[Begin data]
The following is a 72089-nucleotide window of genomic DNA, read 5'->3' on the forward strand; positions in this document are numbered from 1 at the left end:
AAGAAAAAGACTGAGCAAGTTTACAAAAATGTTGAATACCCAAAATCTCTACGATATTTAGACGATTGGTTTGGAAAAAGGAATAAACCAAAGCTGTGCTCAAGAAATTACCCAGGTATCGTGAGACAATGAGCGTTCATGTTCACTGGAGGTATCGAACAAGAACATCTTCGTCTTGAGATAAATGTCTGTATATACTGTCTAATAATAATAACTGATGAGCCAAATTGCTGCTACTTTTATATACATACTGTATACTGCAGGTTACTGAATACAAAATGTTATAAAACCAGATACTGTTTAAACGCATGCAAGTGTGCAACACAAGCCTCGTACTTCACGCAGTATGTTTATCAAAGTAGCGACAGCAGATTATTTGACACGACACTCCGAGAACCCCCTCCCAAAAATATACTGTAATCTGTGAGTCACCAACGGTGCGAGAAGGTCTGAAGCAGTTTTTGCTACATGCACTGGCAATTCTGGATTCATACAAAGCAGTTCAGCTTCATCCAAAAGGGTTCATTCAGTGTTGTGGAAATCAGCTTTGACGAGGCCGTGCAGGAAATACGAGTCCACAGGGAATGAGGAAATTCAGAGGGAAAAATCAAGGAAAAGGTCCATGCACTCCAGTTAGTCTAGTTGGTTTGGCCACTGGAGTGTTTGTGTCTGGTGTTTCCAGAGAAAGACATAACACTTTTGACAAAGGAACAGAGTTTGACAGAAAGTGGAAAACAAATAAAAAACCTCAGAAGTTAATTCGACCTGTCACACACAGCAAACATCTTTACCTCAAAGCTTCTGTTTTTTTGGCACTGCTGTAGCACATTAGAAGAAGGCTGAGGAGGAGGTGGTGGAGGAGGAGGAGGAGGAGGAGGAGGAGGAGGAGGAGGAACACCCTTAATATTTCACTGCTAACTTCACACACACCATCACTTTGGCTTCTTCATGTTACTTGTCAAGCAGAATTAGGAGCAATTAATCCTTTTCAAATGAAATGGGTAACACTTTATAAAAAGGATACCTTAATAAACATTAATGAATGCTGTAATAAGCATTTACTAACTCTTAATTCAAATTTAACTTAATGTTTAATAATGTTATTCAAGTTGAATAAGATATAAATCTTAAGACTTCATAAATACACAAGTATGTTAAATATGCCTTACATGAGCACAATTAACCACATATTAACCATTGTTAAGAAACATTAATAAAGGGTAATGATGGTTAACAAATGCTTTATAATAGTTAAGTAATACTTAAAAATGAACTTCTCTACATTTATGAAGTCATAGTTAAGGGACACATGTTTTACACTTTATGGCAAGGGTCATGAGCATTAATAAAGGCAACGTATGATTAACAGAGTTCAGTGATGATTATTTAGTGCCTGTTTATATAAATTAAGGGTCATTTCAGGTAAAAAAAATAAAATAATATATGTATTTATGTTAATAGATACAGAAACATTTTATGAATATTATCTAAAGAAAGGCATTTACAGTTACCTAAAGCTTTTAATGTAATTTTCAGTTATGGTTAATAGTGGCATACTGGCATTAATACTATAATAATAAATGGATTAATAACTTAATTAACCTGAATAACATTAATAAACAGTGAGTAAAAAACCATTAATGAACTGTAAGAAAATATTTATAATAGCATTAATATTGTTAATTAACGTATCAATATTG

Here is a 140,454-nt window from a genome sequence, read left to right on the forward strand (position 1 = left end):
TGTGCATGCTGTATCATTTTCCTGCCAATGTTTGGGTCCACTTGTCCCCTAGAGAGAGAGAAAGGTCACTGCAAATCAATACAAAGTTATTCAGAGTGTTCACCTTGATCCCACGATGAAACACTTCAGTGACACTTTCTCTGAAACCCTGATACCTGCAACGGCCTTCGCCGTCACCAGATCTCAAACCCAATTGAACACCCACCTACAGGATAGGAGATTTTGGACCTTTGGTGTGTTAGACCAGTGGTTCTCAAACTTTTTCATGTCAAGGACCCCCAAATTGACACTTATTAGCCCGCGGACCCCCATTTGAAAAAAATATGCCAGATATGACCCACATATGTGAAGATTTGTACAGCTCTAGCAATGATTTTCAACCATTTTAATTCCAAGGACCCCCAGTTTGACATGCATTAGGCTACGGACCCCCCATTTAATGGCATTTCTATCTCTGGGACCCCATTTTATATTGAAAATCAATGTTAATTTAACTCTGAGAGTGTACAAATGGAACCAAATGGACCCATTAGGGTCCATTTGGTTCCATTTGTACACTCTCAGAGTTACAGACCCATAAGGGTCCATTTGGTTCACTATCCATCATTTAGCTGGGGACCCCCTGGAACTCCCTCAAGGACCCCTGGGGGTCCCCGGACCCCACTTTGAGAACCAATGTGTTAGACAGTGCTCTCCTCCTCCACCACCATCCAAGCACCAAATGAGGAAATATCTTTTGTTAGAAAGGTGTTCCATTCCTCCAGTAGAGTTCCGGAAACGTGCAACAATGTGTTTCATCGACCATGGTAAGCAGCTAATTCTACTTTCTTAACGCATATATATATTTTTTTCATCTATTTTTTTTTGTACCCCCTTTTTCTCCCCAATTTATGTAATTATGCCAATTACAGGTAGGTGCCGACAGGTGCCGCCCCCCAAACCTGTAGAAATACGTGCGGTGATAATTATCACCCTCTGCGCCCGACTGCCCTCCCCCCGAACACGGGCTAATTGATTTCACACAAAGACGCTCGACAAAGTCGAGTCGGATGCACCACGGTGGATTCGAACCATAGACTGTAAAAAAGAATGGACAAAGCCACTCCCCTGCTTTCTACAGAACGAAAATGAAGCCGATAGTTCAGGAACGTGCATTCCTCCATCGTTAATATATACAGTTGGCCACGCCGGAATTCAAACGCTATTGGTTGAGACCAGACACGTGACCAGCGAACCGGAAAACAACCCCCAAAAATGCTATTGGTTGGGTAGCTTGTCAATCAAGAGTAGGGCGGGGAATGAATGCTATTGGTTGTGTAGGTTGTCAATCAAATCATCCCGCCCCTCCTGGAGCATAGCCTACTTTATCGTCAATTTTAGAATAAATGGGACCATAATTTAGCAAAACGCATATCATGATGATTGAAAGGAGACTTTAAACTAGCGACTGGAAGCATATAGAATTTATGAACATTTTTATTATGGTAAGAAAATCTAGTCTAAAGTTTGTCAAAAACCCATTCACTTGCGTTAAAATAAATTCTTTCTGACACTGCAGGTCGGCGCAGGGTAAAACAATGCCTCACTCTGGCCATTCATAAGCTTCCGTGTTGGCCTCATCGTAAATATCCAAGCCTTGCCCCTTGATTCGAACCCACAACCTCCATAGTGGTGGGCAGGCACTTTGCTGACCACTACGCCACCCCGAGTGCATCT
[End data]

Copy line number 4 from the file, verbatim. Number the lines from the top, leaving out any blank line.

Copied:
TGTGCATGCTGTATCATTTTCCTGCCAATGTTTGGGTCCACTTGTCCCCTAGAGAGAGAGAAAGGTCACTGCAAATCAATACAAAGTTATTCAGAGTGTTCACCTTGATCCCACGATGAAACACTTCAGTGACACTTTCTCTGAAACCCTGATACCTGCAACGGCCTTCGCCGTCACCAGATCTCAAACCCAATTGAACACCCACCTACAGGATAGGAGATTTTGGACCTTTGGTGTGTTAGACCAGTGGTTCTCAAACTTTTTCATGTCAAGGACCCCCAAATTGACACTTATTAGCCCGCGGACCCCCATTTGAAAAAAATATGCCAGATATGACCCACATATGTGAAGATTTGTACAGCTCTAGCAATGATTTTCAACCATTTTAATTCCAAGGACCCCCAGTTTGACATGCATTAGGCTACGGACCCCCCATTTAATGGCATTTCTATCTCTGGGACCCCATTTTATATTGAAAATCAATGTTAATTTAACTCTGAGAGTGTACAAATGGAACCAAATGGACCCATTAGGGTCCATTTGGTTCCATTTGTACACTCTCAGAGTTACAGACCCATAAGGGTCCATTTGGTTCACTATCCATCATTTAGCTGGGGACCCCCTGGAACTCCCTCAAGGACCCCTGGGGGTCCCCGGACCCCACTTTGAGAACCAATGTGTTAGACAGTGCTCTCCTCCTCCACCACCATCCAAGCACCAAATGAGGAAATATCTTTTGTTAGAAAGGTGTTCCATTCCTCCAGTAGAGTTCCGGAAACGTGCAACAATGTGTTTCATCGACCATGGTAAGCAGCTAATTCTACTTTCTTAACGCATATATATATTTTTTTCATCTATTTTTTTTTGTACCCCCTTTTTCTCCCCAATTTATGTAATTATGCCAATTACAGGTAGGTGCCGACAGGTGCCGCCCCCCAAACCTGTAGAAATACGTGCGGTGATAATTATCACCCTCTGCGCCCGACTGCCCTCCCCCCGAACACGGGCTAATTGATTTCACACAAAGACGCTCGACAAAGTCGAGTCGGATGCACCACGGTGGATTCGAACCATAGACTGTAAAAAAGAATGGACAAAGCCACTCCCCTGCTTTCTACAGAACGAAAATGAAGCCGATAGTTCAGGAACGTGCATTCCTCCATCGTTAATATATACAGTTGGCCACGCCGGAATTCAAACGCTATTGGTTGAGACCAGACACGTGACCAGCGAACCGGAAAACAACCCCCAAAAATGCTATTGGTTGGGTAGCTTGTCAATCAAGAGTAGGGCGGGGAATGAATGCTATTGGTTGTGTAGGTTGTCAATCAAATCATCCCGCCCCTCCTGGAGCATAGCCTACTTTATCGTCAATTTTAGAATAAATGGGACCATAATTTAGCAAAACGCATATCATGATGATTGAAAGGAGACTTTAAACTAGCGACTGGAAGCATATAGAATTTATGAACATTTTTATTATGGTAAGAAAATCTAGTCTAAAGTTTGTCAAAAACCCATTCACTTGCGTTAAAATAAATTCTTTCTGACACTGCAGGTCGGCGCAGGGTAAAACAATGCCTCACTCTGGCCATTCATAAGCTTCCGTGTTGGCCTCATCGTAAATATCCAAGCCTTGCCCCTTGATTCGAACCCACAACCTCCATAGTGGTGGGCAGGCACTTTGCTGACCACTACGCCACCCCGAGTGCATCT